You may have heard about women choosing to birth babies at home without the care of a medical team. This practice is called unassisted home birth, or unassisted childbirth. The idea can sound appealing, especially if you’re anxious about giving birth in the hospital setting.
But is unassisted home birth safe for mom and baby? Here’s what you need to know.
What Is Unassisted Home Birth?
Laura Shanley, author of “Unassisted Childbirth,” explains that during unassisted home birth, the mother is in complete control of the experience. She chooses everything about the pace of her labor. This includes what positions to birth in, and even when to push. A woman may choose to birth totally alone, or to surround herself by friends and other people for support.
Unassisted means that no medical personnel are present at the birth.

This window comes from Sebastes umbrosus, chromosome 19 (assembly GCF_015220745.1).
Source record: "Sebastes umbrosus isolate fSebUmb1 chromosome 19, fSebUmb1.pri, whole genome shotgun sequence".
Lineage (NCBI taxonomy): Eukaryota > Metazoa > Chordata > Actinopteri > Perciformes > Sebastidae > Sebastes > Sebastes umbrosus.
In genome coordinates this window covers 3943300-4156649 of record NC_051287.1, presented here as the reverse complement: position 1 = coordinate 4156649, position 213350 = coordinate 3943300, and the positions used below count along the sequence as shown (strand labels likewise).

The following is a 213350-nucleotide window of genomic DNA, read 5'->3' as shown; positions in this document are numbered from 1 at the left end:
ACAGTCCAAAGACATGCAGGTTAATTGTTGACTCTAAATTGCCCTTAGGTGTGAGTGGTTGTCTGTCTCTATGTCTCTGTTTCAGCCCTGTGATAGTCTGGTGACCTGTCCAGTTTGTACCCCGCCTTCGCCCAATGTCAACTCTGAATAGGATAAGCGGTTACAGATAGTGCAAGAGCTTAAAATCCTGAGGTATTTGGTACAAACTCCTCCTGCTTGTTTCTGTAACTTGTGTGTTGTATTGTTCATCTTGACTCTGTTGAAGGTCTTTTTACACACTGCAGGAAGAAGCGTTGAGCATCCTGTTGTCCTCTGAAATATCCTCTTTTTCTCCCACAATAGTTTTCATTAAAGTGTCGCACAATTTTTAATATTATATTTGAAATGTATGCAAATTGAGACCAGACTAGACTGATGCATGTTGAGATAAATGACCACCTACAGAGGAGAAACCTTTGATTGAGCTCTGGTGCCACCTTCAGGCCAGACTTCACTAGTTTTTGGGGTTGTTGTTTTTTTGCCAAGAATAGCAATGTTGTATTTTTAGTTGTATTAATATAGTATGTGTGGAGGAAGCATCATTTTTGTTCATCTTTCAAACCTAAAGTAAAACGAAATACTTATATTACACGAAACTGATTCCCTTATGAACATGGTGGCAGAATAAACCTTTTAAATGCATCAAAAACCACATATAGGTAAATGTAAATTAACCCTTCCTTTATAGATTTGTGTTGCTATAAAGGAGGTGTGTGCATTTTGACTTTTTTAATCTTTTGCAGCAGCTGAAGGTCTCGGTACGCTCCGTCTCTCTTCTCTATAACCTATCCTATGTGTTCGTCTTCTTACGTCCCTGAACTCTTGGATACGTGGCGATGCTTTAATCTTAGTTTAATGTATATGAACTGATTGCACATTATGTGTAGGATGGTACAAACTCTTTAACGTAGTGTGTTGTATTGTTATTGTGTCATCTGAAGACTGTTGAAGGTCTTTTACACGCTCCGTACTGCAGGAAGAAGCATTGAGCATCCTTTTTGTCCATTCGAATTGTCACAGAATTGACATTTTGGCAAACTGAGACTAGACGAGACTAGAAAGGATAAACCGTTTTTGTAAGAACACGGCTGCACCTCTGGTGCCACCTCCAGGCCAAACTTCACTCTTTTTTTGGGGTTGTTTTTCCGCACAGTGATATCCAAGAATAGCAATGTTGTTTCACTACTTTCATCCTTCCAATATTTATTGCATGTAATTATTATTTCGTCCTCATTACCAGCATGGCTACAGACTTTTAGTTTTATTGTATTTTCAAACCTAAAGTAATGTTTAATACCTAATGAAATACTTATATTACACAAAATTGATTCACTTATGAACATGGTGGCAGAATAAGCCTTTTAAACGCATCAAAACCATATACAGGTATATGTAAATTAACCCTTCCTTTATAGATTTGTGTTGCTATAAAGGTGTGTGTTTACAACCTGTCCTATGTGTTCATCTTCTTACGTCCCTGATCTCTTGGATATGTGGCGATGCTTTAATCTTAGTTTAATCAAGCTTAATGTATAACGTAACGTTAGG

Lynn Griesemer, author of “Unassisted Homebirth,” coordinated the first husband and wife home birth conference in 1998. The last two of her six children were born through planned, unassisted childbirth.
She shares several reasons for why she chose to birth at home without a midwife. Mainly, she wanted the birth to be private, she didn’t want to use medical intervention, and she wanted the experience to be free of distractions.
Unassisted home birth may seem appealing, especially if you’ve had bad hospital experiences in the past. But is unassisted home birth safe?
Is It Safe?
The American Congress of Obstetricians and Gynecologists maintains that hospitals and birthing centers are still the safest settings for birth. That being said, the group recognizes that women and families have the right to be medically informed about their options.
Keep in mind, there are risks associated with home birth. Most notable? A twofold to threefold increased risk of infant death compared to delivery in a hospital setting.